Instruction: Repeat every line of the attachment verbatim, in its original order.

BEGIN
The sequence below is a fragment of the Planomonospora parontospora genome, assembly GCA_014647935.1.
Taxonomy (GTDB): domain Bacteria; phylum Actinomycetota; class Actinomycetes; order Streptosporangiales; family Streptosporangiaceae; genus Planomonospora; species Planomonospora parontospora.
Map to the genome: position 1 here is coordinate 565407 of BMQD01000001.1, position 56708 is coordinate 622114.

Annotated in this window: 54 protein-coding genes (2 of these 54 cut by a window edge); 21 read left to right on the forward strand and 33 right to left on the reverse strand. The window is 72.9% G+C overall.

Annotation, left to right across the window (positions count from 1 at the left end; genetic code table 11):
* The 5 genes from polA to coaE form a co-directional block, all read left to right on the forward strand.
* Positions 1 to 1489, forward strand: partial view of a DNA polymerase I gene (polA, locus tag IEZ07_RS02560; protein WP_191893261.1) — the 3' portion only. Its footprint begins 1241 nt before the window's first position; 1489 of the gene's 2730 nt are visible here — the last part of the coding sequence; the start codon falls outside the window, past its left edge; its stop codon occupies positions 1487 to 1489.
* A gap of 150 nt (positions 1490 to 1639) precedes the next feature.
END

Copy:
The sequence below is a fragment of the Planomonospora parontospora genome, assembly GCA_014647935.1.
Taxonomy (GTDB): domain Bacteria; phylum Actinomycetota; class Actinomycetes; order Streptosporangiales; family Streptosporangiaceae; genus Planomonospora; species Planomonospora parontospora.
Map to the genome: position 1 here is coordinate 565407 of BMQD01000001.1, position 56708 is coordinate 622114.

Annotated in this window: 54 protein-coding genes (2 of these 54 cut by a window edge); 21 read left to right on the forward strand and 33 right to left on the reverse strand. The window is 72.9% G+C overall.

Annotation, left to right across the window (positions count from 1 at the left end; genetic code table 11):
* The 5 genes from polA to coaE form a co-directional block, all read left to right on the forward strand.
* Positions 1 to 1489, forward strand: partial view of a DNA polymerase I gene (polA, locus tag IEZ07_RS02560; protein WP_191893261.1) — the 3' portion only. Its footprint begins 1241 nt before the window's first position; 1489 of the gene's 2730 nt are visible here — the last part of the coding sequence; the start codon falls outside the window, past its left edge; its stop codon occupies positions 1487 to 1489.
* A gap of 150 nt (positions 1490 to 1639) precedes the next feature.